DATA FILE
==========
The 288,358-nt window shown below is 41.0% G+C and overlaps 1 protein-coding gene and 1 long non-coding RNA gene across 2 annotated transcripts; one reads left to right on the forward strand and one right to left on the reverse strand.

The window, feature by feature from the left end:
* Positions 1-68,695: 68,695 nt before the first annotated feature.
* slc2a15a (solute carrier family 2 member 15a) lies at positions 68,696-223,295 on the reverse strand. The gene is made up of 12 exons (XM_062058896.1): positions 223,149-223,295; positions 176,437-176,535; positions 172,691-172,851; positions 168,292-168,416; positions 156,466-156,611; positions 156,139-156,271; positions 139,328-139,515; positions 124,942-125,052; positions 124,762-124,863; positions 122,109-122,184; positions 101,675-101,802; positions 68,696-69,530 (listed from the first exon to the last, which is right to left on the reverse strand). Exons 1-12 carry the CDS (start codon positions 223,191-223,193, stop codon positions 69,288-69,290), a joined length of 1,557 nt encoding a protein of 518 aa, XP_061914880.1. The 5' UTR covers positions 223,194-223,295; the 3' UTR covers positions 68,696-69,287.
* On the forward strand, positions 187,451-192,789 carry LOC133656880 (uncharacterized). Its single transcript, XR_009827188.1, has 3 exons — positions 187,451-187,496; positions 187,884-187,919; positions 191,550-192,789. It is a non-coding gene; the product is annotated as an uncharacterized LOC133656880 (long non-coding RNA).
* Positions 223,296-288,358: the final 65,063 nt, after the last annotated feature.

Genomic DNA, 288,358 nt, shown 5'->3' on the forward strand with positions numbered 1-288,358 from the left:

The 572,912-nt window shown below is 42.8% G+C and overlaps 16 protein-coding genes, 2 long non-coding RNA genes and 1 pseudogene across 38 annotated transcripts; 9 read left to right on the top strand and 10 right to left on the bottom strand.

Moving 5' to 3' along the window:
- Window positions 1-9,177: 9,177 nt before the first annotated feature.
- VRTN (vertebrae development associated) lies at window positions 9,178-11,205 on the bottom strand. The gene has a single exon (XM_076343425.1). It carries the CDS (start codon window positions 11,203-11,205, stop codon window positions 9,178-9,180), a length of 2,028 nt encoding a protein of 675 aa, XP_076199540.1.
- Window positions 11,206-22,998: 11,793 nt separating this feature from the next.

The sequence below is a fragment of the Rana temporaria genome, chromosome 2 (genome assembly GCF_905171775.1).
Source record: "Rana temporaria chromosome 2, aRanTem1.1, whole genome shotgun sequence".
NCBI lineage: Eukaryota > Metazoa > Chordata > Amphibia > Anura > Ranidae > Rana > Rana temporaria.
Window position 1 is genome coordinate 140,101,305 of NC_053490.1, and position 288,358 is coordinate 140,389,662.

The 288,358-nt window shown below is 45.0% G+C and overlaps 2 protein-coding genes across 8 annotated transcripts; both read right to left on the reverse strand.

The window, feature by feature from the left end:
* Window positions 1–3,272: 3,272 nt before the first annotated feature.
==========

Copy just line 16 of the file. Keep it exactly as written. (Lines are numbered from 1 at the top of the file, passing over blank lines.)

Window position 1 is genome coordinate 140,101,305 of NC_053490.1, and position 288,358 is coordinate 140,389,662.